I would like to share with you the history of wellness as we know it today,so later we can explore the definition of wellness and its practices today
Wellness as a modern term has its origin’s in our rich history: From oral traditions of Ayurveda and Traditional Chinese Medicine -TCM (3000BCE) to Hippocrates (400BCE), who was probably the first physician to focus on preventing sickness instead of treating one. He also argued that disease is a product of diet, lifestyle and environmental factors.
Traditional Jewish thought suggests that we must keep our bodies well for the sake of spiritual pursuits and in order to fulfill mitzvot as our body is a vessel for our soul.
In Ayurveda – later recorded in Vedas (4 sacred texts) we can see that yoga and meditation are a critical day to day practice.
TCM, influenced by Taoism and Buddhism applies a holistic perspective to achieving harmony and well-being.
Ancient Roman medicine emphasized Greek belief that illness is a by-product of diet and lifestyle. And we can’t overlook their developed public health systems of sewers and aqueducts that helped prevent the spreading of disease and germs.
The next 1500 years were relatively quiet. Unfortunately, I couldn’t find a link between Christianity and well -being.
The body the church presents to be cared for is not the isolated body of strangers, but the baptized body of the people of God. In that body illness, suffering and death are not regarded as the ultimate enemy. They cannot be regarded as the ultimate enemy because Christians believe that even our suffering can be a gift that makes our relationship with God and one another more intimate.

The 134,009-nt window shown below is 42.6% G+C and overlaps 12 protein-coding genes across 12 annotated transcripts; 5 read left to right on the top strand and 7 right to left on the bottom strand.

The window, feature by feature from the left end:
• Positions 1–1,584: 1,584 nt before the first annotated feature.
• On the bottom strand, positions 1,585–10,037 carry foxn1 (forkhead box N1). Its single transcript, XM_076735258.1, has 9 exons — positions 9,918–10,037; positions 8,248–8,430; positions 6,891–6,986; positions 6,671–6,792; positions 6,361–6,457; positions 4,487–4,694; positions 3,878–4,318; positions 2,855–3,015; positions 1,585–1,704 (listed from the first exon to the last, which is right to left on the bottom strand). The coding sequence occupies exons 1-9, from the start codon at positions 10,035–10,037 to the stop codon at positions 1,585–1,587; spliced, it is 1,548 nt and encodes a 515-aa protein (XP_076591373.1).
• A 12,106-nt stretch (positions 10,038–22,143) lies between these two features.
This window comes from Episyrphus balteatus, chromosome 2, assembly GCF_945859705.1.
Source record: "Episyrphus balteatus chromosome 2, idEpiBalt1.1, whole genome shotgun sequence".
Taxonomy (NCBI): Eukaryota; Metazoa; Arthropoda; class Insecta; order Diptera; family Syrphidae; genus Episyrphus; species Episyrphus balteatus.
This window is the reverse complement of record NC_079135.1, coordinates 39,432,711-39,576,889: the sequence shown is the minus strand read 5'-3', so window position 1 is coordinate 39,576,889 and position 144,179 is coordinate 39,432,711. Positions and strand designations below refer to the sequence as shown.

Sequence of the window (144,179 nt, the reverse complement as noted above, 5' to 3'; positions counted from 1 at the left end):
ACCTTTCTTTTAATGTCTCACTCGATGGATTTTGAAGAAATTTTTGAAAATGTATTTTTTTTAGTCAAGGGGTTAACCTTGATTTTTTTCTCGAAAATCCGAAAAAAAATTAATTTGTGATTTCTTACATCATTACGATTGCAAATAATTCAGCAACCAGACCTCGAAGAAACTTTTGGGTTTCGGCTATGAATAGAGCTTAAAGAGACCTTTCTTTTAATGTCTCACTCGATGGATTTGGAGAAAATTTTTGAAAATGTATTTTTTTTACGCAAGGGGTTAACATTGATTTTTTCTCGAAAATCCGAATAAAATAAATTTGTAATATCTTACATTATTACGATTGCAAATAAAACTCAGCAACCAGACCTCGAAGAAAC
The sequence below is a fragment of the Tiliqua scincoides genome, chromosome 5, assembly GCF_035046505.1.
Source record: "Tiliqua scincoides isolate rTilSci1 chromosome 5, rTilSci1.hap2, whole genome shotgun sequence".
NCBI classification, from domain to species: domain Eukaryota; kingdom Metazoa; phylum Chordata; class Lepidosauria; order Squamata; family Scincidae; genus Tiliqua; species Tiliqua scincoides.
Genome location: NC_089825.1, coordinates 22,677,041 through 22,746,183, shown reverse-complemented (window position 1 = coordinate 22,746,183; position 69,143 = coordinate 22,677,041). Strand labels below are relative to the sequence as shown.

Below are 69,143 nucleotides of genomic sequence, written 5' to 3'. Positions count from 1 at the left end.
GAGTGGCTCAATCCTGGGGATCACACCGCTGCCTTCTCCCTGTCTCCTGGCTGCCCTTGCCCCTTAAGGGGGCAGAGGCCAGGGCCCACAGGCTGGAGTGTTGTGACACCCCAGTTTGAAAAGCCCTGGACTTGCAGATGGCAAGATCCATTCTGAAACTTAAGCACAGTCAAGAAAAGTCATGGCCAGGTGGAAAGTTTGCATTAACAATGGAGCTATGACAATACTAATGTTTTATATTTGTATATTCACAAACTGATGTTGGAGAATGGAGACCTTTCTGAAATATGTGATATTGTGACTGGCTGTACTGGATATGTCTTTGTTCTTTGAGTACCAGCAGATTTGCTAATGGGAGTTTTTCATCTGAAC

But fast forward to 18th and 19th century we see a big boom of alternative healthcare methods, including Homoeopathy, Osteopathy, Naturopathy, and chiropractic practice.
Although controversial in today’s science practices(except chiropractic), all of them did promote the same idea that Healthy life is a product of healthy mind and body.
In 1910 the Carnegie Foundation published the Fleymer Report that sets the stage for modern, disease-oriented medicine(more on that in part 2).
In 1957, High-Level Wellness for Man and Society by Halbert L. Dunn is published and its probably the first modern based definition of wellness in the day to day life and its effects on our overall health (link in comments)
After 1950 the Wellness movement is starting to get recognition.
The first wellness center is established in 1970 in California by Dr. John Travis.
Wellness programs and practices go to mainstream and first conference is held in 1980.
Today, in the 20th century, chronic disease and obesity are becoming a worldwide crisis and because of that traditional medical establishment and more governments are shifting the focus to prevention and wellness. We are starting to learn about different foods and diets that may delay the development of dementia diseases like Alzheimer’s and Parkinson’s diseases as conventional treatment are still ineffective.
So to summarize, Wellness and/or well-being isn’t something new, in fact as a human species we’ve long known the importance of body, mind, and spirit. Its just in the last century we’ve started to back those ideas with science.
The popularity of Crossfit, different mud&ninja races, yoga hype, pilates, and many others are fruits of that new mindset.
The next part will focus on modern practices deeper definition of wellness aspects.
Until next time!